January 2021 attack on the Capitol[edit]

Byrne was a speaker at the Trump rally on January 6 in Washington, D.C., which was directly followed by a pro-Trump mob, inflamed by Trump's false election claims, attacking the U.S. Capitol.[61][55] Soon afterward, Twitter suspended Byrne's account.[55]

Republican "audit" of the 2020 Arizona state ballot count[edit]

In April 2021, Byrne became the leading financier of the controversial Arizona State Senate Republicans' botched "audit" of the presidential vote in Maricopa County, Arizona. Biden won Maricopa County (and the State of Arizona), and the result was confirmed by several multiple times. Nonetheless, in a bid to try to support Trump's lies about the election, the Arizona Senate's Republican leadership, led by Senate President Karen Fann, launched an audit of the county's election results, run by a small Trump-aligned company called Cyber Ninjas, which has no experience in election audits and is led by a CEO who had previously promoted the false claim that the election was rigged. The haphazard, highly politicized "audit" process failed to follow standard recounting procedures and was condemned by election experts, Democrats, and some Republicans, including the Republican-dominated Maricopa County Board of Supervisors, who wrote that Arizona Republicans "rented out the once-good name of the Arizona Senate" to "grifters" who were perpetrating a "sham."[62][63][64]

Byrne claimed that he had pledged $1 million for his "Fund the Audit" campaign;[59][65] The America Project, a Florida-based group of which Byrne is CEO and founder,[66] claimed that it raised a total of $1.7 million to support the "audit,"[67] including funds sent by social media followers in support of the cause.[68] Byrne stated that he had aspirations to spread his activities to additional counties in other states.[53] In addition to raising money, the group helped to recruit volunteers to count ballots and coordinate with the Arizona state Senate Republicans.[69] Jeff Flake, a former Republican U.S. Senator from Arizona, said Byrne's involvement undermined the "credibility" of the process, adding, "It's damaging to the Republican party and our system of government."[53] In mid-September of 2021, Byrne released a series of videos that outlined how he believed that Biden should step down and be replaced by a coalition of individuals led by Michael Flynn,[70] despite his conviction for lying to the FBI, effectively replacing President Biden with Flynn as the leader of the United States.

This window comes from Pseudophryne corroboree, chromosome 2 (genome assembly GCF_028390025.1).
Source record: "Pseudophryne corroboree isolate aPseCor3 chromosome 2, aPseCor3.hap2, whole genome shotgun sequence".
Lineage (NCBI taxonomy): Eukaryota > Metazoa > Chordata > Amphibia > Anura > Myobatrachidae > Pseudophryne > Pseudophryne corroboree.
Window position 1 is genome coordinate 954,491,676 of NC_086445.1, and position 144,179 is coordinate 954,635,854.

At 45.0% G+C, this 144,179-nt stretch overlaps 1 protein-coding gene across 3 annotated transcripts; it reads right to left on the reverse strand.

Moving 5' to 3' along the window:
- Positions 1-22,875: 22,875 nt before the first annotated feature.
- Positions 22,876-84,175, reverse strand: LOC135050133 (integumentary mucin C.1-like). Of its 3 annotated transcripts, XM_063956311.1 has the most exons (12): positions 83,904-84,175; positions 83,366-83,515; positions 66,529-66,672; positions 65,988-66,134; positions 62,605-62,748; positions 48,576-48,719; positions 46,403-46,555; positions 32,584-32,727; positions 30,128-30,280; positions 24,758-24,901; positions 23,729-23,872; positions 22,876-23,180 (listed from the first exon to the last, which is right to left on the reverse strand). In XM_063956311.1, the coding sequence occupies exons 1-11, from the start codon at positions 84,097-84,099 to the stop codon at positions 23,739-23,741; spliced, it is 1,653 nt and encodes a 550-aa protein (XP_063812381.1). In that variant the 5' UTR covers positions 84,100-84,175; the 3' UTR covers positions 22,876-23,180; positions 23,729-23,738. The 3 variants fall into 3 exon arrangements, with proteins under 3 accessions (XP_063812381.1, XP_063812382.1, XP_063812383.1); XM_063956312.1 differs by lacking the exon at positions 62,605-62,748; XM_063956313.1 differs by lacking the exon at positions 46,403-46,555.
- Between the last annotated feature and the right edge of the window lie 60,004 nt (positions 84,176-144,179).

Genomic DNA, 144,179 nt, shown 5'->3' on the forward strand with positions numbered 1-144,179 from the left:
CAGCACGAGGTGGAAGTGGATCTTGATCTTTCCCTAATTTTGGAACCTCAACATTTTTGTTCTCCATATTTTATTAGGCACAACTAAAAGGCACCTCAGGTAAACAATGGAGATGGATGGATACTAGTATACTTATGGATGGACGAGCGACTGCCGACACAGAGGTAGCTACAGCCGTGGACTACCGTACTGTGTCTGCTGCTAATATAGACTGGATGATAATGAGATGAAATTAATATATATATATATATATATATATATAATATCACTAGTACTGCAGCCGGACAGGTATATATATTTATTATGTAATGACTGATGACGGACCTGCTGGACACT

In late September 2021, the results of the ballot count were released, showing that Biden did indeed win the county - with a potentially larger margin that originally counted.[71] Following the release of the report, Byrne doubled down on trying to find other reasons to keep his conspiracy theory afloat,[72] as NBC News published that Byrne was profiting from the continued false accusations of election insecurity.[73]

Financing and promoting claims in blog, books, media, organizations, and film[edit]

In 2021, Byrne self-published his book The Deep Rig: How Election Fraud Cost Donald J. Trump the White House, By a Man Who Did Not Vote for Him, which details his experience promoting his various electoral conspiracy theories.[53][74] The book, largely compiled of text copied-and-pasted from Byrne's blog, was hastily produced, with the print version including hyperlinks and embedded video not useful in the paper printed format.[54][75]

Byrne urged election-fraud believers to sign up to pay him $5 per month, in credit-card recurring charges, to view his social media posts about what he claimed to be "insider knowledge"; this could bring Byrne up to $1.15 million annually in subscription fees.[54][75]

During the "audit" in Maricopa County, Arizona, Byrne funded a documentary film, The Deep Rig, created by director Roger R. Richards, to promote his 2020 election-related falsehoods. Richards was previously known for films promoting fantastical claims, such as the belief that the September 11 attacks were caused by a conspiracy by extra-terrestrial aliens. Byrne is the key figure in the film, which features interviews from various other conspiracy theorists.[76] The film, based partially on Byrne's self-published book, has also been promoted by fellow conspiracy theorist Mike Lindell,[77] who teamed up with Byrne in 2021 in order to push their respective election theories in concert.[78] The reported budget for the film was $750,000,[79] and the streaming cost for the film was between $45 and $500 per view, which resulted in Rachel Maddow in commenting that Byrne "seems to be making a ton of money on that" as well.[80] The film premiered at the Dream City Church megachurch in Phoenix, Arizona, where Byrne spoke alongside the director and, according to The New Yorker, "a local QAnon conspiracist, BabyQ, who claimed to be receiving messages from his future self."[81]

In addition to his interviews and other commentaries pushing his election theories, Byrne also funded a group of investigators to try and prove his theory. On a QAnon-related podcast in late November 2020, Bryne said: "I'm a free agent, and I'm self-funded, and I fund this army of various strange people." He said he envisioned himself as the protagonist leading a team of hackers in a future Hollywood film on his efforts.[82] Byrne promoted his election-related falsehoods on pro-Trump far-right outlets such as One America News Network and Newsmax, which attracted viewers and readers by their willingness to go further than Fox News in promoting Trump's bid to subvert the election result.[61]